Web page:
necrotizing enterocolitis (pediactric) or Crohn’s
disease
• Usually involves the late small intestine – lacks bile
acids absorption
– Consequences – Bile acid-diarrhea without blood
– Solution - parenteral nutrition (intravenous)
1. Overview of GI Physiology (1)
1. GI tract and accessory organs
2. Regulation
2. Secretions (2)
1. Salivary and Gastric
2. Pancreatic and Biliary
3. Intestinal Water and Electrolyte Absorption and
Secretion
3. GI motility (2)
4. Digestion and Absorption (2)
1. Carbohydrates, Proteins and Water Soluble Vitamins
2. Lipids
5. GI-Microbial Interactions (< 0.5)
• Mucosal Immunology refers to host defense of
mucosal tissue (GI, lung, genital tract)
– Innate – macrophages, neutrophils, etc
– Adaptive - lymphocytes
• GI – Mature T lymphocytes (effector and memory)
• GI – Humoral aspect – IgA
– GI in a chronic state of “inflammation” as it deals with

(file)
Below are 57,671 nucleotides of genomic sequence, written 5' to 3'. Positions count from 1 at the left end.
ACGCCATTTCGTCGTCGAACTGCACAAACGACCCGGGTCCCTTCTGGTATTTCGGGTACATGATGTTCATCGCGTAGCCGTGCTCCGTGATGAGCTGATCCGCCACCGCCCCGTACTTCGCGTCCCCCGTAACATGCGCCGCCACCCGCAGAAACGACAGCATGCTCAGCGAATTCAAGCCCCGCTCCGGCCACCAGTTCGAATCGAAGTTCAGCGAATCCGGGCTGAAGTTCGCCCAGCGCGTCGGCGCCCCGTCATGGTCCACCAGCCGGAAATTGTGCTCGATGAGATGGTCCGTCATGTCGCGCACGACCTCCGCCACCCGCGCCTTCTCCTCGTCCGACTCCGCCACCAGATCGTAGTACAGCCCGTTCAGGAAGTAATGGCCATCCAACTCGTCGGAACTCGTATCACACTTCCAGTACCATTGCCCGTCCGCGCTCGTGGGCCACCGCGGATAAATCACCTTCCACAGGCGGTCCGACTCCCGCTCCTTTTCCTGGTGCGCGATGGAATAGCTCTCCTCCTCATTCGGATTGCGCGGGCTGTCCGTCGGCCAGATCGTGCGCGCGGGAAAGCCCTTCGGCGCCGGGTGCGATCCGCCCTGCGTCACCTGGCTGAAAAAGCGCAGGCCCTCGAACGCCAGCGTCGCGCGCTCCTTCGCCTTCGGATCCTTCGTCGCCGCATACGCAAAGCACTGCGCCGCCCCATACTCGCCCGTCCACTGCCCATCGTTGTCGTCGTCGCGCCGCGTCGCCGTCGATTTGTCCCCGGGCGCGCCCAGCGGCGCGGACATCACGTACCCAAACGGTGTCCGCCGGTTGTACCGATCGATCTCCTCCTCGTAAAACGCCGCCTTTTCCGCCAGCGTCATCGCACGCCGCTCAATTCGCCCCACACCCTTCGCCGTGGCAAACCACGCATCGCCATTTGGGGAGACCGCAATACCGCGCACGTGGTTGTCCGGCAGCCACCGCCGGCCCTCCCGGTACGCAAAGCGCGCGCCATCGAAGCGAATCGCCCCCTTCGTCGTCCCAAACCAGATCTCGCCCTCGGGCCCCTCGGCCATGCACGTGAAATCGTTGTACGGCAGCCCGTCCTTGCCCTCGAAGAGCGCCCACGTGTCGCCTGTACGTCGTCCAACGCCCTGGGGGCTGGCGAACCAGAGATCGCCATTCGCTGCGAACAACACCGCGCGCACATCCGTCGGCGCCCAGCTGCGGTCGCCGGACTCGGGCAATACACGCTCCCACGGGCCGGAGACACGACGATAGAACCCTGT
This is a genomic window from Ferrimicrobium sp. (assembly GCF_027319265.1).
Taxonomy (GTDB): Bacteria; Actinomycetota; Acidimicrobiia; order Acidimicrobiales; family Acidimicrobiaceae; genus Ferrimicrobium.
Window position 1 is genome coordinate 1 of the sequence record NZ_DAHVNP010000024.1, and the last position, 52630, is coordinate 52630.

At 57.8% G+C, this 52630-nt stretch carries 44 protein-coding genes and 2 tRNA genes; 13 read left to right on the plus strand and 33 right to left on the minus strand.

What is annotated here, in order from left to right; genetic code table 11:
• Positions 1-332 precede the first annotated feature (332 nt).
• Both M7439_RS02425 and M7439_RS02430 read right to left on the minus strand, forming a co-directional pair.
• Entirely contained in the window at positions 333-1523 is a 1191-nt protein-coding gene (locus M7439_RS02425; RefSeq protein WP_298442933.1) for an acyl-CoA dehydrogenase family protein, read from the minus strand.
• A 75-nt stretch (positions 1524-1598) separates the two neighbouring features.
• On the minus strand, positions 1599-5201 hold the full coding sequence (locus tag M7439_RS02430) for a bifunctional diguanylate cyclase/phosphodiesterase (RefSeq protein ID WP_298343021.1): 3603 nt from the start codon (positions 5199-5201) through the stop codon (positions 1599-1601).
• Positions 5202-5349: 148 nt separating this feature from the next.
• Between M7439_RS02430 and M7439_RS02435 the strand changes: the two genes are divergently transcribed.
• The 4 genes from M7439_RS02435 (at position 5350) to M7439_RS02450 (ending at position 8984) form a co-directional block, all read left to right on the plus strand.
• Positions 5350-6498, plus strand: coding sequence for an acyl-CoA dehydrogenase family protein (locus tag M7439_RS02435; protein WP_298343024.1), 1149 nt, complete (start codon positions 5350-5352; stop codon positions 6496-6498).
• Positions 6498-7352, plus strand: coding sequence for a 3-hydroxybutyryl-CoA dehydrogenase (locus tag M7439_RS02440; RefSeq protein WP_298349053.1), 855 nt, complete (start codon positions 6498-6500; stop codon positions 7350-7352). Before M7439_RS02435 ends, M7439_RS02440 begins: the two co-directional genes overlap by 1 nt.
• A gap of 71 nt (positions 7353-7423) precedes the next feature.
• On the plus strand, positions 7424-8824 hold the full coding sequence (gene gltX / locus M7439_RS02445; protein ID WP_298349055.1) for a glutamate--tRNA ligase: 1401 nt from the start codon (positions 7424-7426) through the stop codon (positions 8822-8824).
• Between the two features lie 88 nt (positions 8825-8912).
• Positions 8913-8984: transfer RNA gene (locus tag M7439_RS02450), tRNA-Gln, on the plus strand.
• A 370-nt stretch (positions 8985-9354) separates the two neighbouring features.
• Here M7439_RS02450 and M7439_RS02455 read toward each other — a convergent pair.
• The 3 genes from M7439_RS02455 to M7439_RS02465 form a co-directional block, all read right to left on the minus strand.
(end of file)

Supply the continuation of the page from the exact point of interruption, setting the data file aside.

the ever-present microbes
• Microbiota or microbiome
– 400 bacterial species
– Endogenous toxins control growth – HCl, bile acids,
defensins, lysozymes, digestive enzymes, IgA
– Movement of contents
– Mostly in the colon 1012 per gram of colonic contents
• Immune
– Protects
– Interaction can lead to inflammatory states
• Microbiome
– Benefits
• Digestion – bile acids, fiber
• Protect from pathogenic pathogens by numbers
– Disease
• Translocation – e.g. alcohol liver disease is a conseqence
• Barrier disruption – life threatening sepsis
• Microbiome shown to impact diabetes and heart disease